Enough has been written in the books about this crime. Glover v. State, 1912, 179 Ind. 459, 101 N.E. 629, 45 L.R.A.,N.S., 473; Young v. State, 1924, 194 Ind. 221, 141 N.E. 309; Connell v. State, 1939, 215 Ind. 318, 19 N.E.2d 267; Sanders v. State, 1940, 216 Ind. 663, 25 N.E.2d 995. Examination of the records in each of them reveals that in the Young and Connell cases the misconduct of the accused was similar to that charged against appellee. If the evidence in those cases was sufficient to sustain the verdicts, here it was sufficient to take the case to the jury. Fortunately we need not be more specific.

The conclusion of the trial judge was the product of incorrect reasoning shown by a written opinion which preceded and is a part of the entry of the giving of the peremptory instruction. After stating the issues, quoting the evidence and attempting to define the offense, he calls attention to the fact that the girl without prearrangement entered the appellee judge's chambers about 10:30 A. M. while the court was in session and after its adjournment the 'alleged rendezvous took place in the court's chambers.' He continues: 'The complaining witness says that she and a girl companion were together all of the time. The girl companion testified that she was not there at all. * * * The State of Indiana by offering as witnesses both the complaining witness and her alleged companion necessarily asks that they both be believed. * * * I might say here that the doctrine of falsus in uno falsus in omnibus, which means false in one thing, false in everything, might be applied because the response(s) of these two witnesses were material to a fair method of reaching a conclusion. The testimony of both of them the court or jury would be justified in casting from his mind entirely.'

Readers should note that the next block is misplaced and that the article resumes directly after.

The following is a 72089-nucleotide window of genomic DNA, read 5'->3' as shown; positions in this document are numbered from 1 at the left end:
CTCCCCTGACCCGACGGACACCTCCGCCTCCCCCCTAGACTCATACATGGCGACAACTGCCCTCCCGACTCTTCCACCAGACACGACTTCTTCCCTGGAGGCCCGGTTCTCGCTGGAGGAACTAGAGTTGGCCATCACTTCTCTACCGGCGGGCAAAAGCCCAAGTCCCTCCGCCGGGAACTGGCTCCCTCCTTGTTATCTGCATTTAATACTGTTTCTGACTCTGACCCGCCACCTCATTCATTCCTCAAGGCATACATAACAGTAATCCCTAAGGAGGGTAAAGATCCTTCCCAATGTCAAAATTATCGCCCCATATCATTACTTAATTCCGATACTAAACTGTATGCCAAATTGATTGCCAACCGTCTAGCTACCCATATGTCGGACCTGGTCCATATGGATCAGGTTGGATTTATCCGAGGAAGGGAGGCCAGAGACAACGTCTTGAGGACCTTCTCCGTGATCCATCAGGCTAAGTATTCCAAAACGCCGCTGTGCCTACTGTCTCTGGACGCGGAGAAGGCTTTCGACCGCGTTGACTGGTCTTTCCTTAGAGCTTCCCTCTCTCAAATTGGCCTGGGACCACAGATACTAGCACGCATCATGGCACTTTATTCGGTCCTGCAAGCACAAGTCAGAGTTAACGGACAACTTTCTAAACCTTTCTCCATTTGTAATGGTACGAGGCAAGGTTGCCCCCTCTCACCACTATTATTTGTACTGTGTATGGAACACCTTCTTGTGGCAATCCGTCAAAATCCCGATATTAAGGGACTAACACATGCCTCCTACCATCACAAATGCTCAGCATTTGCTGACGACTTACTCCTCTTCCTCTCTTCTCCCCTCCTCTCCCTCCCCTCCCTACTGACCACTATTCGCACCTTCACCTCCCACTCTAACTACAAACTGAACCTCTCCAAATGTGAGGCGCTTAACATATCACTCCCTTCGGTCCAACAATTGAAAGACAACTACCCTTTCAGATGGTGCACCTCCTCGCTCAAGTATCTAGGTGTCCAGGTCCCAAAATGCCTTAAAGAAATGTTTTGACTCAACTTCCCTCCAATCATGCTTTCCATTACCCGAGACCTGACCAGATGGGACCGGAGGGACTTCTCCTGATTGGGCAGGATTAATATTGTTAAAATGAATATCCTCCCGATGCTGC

This would have been a legitimate argument to make to the jury. The judge apparently convinced himself but it was not his turn to be convinced. First the jury must decide upon the credibility of witnesses. If the judge does not believe the testimony on which the verdict is based, he may and should set it aside. If the rule should obtain that a judge may direct a verdict in accordance with his opinion as to the weight of the evidence, the result would be the denial of the constitutional right to a jury trial.

In his written opinion the trial judge also refers to what he considers a 'physical impossibility' for the crime, as defined by him, to have been committed. We doubt the correctness of his definition but, if it be conceded, the acts were not impossible. Their improbability would not justify his withdrawing the case from the jury.

We can well understand the trial judge's reluctance to believe that a man occupying appellee's position in the community could be guilty of such infamous misconduct but, we repeat, since this was a jury trial and there was evidence, which, if believed, would sustain a conviction, the jury had the first right to pass upon its credibility.